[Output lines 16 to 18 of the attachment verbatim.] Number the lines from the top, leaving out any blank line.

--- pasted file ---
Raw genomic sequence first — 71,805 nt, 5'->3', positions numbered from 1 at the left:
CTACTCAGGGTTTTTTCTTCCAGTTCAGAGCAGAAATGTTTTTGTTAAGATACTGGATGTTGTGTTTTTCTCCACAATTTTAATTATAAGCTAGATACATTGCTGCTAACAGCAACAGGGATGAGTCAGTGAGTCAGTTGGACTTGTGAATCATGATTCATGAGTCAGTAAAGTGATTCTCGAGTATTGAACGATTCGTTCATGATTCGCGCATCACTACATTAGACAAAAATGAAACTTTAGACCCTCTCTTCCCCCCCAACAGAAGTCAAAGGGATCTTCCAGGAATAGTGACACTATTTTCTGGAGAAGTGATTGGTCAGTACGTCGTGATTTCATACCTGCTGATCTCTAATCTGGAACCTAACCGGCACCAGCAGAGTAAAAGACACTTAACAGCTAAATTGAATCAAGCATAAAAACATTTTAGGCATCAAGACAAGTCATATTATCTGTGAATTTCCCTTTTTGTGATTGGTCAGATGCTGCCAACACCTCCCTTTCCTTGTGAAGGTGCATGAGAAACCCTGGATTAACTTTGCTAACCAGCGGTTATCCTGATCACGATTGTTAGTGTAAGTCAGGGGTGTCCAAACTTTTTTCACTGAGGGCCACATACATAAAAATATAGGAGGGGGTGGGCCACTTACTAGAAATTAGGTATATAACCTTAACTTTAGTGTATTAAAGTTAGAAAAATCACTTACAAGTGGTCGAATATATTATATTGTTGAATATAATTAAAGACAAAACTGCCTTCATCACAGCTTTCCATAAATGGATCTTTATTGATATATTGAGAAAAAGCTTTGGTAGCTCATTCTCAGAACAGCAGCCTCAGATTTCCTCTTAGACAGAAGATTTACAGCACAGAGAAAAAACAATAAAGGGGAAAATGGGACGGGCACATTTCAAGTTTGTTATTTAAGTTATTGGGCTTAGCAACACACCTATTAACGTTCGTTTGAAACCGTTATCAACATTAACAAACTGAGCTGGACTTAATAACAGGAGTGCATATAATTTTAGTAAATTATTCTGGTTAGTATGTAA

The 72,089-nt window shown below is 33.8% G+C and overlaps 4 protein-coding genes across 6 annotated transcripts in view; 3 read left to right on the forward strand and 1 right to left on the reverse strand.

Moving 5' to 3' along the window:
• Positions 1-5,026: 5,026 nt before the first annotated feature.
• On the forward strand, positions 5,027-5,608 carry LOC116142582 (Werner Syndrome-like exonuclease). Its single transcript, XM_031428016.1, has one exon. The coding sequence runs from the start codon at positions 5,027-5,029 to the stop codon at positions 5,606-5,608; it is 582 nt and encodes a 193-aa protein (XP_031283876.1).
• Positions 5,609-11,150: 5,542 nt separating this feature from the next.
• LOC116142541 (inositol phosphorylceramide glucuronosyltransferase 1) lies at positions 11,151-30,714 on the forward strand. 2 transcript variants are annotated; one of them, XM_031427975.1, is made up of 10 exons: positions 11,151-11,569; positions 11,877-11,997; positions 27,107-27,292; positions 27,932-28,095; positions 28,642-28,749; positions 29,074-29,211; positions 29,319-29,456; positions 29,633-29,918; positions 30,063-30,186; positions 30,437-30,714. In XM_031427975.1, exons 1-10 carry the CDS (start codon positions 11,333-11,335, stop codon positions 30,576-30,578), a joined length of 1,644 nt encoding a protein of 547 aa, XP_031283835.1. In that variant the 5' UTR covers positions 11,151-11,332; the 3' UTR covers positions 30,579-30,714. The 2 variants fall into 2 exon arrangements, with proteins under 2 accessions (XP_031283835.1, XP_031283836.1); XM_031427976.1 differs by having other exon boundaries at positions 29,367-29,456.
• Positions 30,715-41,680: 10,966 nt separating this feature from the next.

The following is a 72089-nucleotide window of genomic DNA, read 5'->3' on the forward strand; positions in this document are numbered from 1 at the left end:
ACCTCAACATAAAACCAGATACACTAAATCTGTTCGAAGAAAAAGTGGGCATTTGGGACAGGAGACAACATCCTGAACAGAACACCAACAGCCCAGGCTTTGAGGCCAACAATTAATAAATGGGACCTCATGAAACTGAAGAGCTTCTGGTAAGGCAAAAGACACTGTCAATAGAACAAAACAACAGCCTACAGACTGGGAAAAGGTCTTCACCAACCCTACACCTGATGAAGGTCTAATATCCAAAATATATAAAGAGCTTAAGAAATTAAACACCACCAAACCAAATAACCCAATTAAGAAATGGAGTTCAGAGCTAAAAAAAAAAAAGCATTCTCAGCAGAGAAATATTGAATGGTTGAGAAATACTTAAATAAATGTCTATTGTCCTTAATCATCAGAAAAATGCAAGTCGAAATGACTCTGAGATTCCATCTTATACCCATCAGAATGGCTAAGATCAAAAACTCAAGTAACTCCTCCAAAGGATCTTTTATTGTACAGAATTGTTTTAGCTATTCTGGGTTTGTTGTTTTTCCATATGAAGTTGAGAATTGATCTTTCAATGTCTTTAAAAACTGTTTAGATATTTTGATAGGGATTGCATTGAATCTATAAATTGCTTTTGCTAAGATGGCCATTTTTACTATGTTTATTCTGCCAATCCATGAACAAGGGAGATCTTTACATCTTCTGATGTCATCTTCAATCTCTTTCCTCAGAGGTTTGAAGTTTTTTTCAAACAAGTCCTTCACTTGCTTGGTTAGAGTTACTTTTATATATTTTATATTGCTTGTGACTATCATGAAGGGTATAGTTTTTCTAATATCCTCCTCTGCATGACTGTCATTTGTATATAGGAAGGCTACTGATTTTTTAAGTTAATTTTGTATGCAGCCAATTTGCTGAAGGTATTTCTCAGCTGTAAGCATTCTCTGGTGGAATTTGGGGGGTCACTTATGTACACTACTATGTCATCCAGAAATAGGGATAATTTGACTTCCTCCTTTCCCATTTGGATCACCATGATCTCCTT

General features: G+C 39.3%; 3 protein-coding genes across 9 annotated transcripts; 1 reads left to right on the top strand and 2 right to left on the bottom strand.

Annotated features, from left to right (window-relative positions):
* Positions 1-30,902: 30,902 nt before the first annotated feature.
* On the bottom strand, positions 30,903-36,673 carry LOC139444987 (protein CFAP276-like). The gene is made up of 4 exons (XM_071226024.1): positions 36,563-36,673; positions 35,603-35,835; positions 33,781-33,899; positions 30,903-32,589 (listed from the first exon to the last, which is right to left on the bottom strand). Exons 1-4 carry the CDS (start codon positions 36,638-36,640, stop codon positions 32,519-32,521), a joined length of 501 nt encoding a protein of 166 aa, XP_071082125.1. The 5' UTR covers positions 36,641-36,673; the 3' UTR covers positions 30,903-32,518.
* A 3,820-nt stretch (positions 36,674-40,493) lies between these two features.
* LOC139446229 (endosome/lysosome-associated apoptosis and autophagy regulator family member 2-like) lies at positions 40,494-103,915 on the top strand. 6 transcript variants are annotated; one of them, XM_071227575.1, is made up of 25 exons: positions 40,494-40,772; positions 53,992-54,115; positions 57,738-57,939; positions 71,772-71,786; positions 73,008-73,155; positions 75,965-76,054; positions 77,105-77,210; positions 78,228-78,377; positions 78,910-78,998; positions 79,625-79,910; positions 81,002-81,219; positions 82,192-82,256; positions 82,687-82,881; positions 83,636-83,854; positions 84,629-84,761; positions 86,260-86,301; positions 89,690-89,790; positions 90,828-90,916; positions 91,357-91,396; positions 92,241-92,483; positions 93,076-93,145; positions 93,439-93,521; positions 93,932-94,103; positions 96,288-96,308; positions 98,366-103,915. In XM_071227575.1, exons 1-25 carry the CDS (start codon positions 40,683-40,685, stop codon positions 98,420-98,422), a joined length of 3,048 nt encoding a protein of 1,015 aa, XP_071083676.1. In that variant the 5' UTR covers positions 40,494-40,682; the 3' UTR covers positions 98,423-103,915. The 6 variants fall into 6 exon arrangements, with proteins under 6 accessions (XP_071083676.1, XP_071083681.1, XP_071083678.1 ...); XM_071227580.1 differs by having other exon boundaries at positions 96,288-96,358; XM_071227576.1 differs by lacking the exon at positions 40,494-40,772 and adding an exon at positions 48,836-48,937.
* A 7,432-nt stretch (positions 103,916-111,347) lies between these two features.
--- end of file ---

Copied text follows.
* A 3,820-nt stretch (positions 36,674-40,493) lies between these two features.
* LOC139446229 (endosome/lysosome-associated apoptosis and autophagy regulator family member 2-like) lies at positions 40,494-103,915 on the top strand. 6 transcript variants are annotated; one of them, XM_071227575.1, is made up of 25 exons: positions 40,494-40,772; positions 53,992-54,115; positions 57,738-57,939; positions 71,772-71,786; positions 73,008-73,155; positions 75,965-76,054; positions 77,105-77,210; positions 78,228-78,377; positions 78,910-78,998; positions 79,625-79,910; positions 81,002-81,219; positions 82,192-82,256; positions 82,687-82,881; positions 83,636-83,854; positions 84,629-84,761; positions 86,260-86,301; positions 89,690-89,790; positions 90,828-90,916; positions 91,357-91,396; positions 92,241-92,483; positions 93,076-93,145; positions 93,439-93,521; positions 93,932-94,103; positions 96,288-96,308; positions 98,366-103,915. In XM_071227575.1, exons 1-25 carry the CDS (start codon positions 40,683-40,685, stop codon positions 98,420-98,422), a joined length of 3,048 nt encoding a protein of 1,015 aa, XP_071083676.1. In that variant the 5' UTR covers positions 40,494-40,682; the 3' UTR covers positions 98,423-103,915. The 6 variants fall into 6 exon arrangements, with proteins under 6 accessions (XP_071083676.1, XP_071083681.1, XP_071083678.1 ...); XM_071227580.1 differs by having other exon boundaries at positions 96,288-96,358; XM_071227576.1 differs by lacking the exon at positions 40,494-40,772 and adding an exon at positions 48,836-48,937.
* A 7,432-nt stretch (positions 103,916-111,347) lies between these two features.